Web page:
Mega-successful iWeb trio play the startup game with Wealthica

Considering its cofounders sold their last business for $145 million, perhaps there should be more attention paid to new Montreal fintech startup Wealthica.

Indeed, Eric Chouinard and Martin Leclair, two of the three cofounders of Wealthica sold iWeb, a Montreal-based web hosting provider to Internap in October 2013 for the whopping sum. Wealthica’s third cofounder, Simon Boulet, served as iWeb’s IT director.

Wealthica officially opened its doors in April of this year.


Chouinard left, Leclair, right.

The trio created the dashboard tool because they were tired of spending too much time understanding and consolidating investment statements from different providers. More than anything else the startup seems to want to help people who struggle to understand traditional financial reports.

More than that, the guys wanted an online dashboard to see their total net worth where they could see and remember events that impacted their portfolio, have lifetime access to historical wealth data, accurately assess fees, understand performance and currency impacts and get reports built for the investor, not the advisor.

Wealthica offers a dashboard that brings the user a complete and total picture of their money, specifically within investments. It’s an “accurate and unbiased, consolidated view of your wealth,” according to the guys.

All on the same screen, a person can see their Tax-Free Savings Account (TFSA), their Questrade online stock portfolio, their retirement savings plan and even other liquid investments like their car or their mortgage. The dashboard provides daily updates, performance and transaction reports for an aggregated view of one’s net worth, investment performance and fees. Users get easy access to documents collected by their financial institutions consolidated in a single view that can be shared with accountants.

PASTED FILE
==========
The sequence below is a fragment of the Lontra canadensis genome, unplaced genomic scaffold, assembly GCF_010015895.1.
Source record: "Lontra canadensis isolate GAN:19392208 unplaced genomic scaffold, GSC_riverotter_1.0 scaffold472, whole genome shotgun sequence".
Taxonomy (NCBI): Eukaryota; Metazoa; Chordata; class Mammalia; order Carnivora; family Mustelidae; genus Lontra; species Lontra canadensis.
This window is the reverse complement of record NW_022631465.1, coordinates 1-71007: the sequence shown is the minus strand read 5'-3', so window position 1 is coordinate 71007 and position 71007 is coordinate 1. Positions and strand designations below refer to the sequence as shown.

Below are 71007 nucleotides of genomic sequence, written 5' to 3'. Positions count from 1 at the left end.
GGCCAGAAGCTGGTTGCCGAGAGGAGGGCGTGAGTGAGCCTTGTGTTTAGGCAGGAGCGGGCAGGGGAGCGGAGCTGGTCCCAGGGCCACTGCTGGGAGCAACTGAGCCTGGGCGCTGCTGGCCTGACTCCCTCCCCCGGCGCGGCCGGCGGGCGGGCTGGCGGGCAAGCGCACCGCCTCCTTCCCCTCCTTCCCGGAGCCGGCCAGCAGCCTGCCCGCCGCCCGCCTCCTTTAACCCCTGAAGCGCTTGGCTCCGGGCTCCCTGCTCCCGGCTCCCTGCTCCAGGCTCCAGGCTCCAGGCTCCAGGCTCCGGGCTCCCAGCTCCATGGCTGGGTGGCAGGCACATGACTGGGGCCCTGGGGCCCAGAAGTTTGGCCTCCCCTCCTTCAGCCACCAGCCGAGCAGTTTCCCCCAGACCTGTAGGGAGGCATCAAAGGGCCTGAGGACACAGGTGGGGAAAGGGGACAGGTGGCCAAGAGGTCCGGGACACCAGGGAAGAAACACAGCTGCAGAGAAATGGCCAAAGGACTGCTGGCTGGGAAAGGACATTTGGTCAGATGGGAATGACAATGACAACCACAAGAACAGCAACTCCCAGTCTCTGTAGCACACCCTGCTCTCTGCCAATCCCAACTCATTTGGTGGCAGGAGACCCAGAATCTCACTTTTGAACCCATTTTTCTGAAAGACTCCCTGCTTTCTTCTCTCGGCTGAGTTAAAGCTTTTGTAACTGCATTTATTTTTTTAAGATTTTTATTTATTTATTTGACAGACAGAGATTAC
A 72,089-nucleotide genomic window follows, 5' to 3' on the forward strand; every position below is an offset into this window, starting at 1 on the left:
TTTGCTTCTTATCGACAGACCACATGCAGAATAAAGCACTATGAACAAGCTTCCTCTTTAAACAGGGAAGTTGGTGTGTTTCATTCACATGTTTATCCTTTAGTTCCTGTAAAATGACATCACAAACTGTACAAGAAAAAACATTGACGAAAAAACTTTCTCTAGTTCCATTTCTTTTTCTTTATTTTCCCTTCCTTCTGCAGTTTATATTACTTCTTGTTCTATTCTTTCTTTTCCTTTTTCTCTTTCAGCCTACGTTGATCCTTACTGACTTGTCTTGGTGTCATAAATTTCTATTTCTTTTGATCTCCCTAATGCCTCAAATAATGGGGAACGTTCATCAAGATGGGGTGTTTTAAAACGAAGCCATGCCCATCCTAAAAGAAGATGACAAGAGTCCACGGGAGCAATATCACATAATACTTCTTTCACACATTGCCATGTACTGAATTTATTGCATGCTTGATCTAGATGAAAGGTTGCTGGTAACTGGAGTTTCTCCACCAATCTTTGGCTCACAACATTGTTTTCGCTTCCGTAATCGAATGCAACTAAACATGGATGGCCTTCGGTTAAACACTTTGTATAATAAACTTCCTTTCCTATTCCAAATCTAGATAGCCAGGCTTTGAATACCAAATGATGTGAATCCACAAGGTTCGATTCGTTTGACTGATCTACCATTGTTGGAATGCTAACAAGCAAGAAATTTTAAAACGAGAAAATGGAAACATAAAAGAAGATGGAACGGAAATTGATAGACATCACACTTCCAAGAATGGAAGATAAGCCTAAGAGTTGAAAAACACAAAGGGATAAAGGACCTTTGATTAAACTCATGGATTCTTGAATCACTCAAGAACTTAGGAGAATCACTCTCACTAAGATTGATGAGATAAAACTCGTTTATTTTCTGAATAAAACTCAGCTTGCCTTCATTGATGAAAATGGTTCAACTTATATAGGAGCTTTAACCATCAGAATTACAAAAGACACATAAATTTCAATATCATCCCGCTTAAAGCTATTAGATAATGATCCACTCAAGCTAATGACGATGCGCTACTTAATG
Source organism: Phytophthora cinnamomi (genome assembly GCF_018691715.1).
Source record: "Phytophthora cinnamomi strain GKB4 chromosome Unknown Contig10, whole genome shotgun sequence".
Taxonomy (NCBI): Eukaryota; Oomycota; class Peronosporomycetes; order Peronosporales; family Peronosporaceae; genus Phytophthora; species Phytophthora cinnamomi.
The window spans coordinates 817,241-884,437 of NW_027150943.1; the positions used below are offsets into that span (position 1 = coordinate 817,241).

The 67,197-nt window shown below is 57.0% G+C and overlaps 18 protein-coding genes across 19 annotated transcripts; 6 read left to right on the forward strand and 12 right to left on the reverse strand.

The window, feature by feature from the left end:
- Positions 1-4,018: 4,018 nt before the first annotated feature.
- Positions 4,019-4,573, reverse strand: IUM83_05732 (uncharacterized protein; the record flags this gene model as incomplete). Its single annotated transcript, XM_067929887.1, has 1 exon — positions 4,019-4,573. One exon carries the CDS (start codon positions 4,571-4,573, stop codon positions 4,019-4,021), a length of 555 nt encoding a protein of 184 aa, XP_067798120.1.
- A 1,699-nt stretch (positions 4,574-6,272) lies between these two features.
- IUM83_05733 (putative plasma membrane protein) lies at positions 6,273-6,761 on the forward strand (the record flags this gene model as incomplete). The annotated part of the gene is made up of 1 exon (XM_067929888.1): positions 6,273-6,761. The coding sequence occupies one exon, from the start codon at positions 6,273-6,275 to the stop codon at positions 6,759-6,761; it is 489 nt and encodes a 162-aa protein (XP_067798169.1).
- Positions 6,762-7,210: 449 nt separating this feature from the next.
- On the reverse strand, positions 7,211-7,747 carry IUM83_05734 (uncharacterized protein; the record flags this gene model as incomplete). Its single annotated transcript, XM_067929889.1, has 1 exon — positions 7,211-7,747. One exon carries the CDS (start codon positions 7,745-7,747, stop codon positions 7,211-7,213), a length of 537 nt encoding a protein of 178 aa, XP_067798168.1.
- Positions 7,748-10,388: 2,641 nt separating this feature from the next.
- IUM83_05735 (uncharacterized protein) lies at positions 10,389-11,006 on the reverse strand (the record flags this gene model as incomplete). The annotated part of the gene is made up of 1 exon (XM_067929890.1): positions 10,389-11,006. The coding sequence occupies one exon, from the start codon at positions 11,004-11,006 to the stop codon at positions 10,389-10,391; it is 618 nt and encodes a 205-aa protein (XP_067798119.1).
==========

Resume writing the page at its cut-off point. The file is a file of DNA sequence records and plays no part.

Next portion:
To date, Wealthica has about 120 users managing a total aggregate of over $250 million in assets.

Boulet calls Wealthica the “Mint for investments,” referencing the popular mobile app owned by Intuit that allows anyone with a bank account to see their financial accounts in one place and set budgets.

They started Wealthica to “challenge the status-quo of financial institutions and portfolio advisors,” with a desire to bring “transparency and simplicity in an industry where fees often have priority over returns.”

“The whole idea is to manage your entire investment portfolio,” Boulet told MTLinTECH. “That also means assets like land, income buildings, a boat or a wine collection. You can track it all.”


The startup is still pre-revenue and the tool is completely free. Wealthica will add premium features including a Wealthica Advisors edition that will come with the charge. Financial advisors would use this to better serve their own clients with access to a more complete picture. Wealthica can also make money off of its API through other fintech companies interested in using the technology. They built integration with Canadian banks and financial institutions and the technology retrieves investment portfolio info from those places.

Wealthica’s goal over the next six months is revenue, and that will include a major push to improve the Advisors edition of the tool.

Wealthica isn’t the only fintech startup recently launched in Montreal. Former Les Affaires reporter Julien Brault recently launched HardBacon, a comparison tool for online stock brokerages and robo advisors. Brault continues to be active in tech-related content with his new weekly series on Les Affaires called “From Zero to a Million.”


Add yours
  1. 2

    An interesting discussion is worth comment.
    I do believe that you need to publish more about this topic,
    it might not be a taboo matter but usually folks don’t
    talk about these topics. To the next! All the best!!

  2. 3

    Write more, thats all I have to say. Literally, it seems as though you relied on the video to make your point.

    You definitely know what youre talking about, why waste your intelligence on just posting videos to your blog when you could be giving us something informative to read?

+ Leave a Comment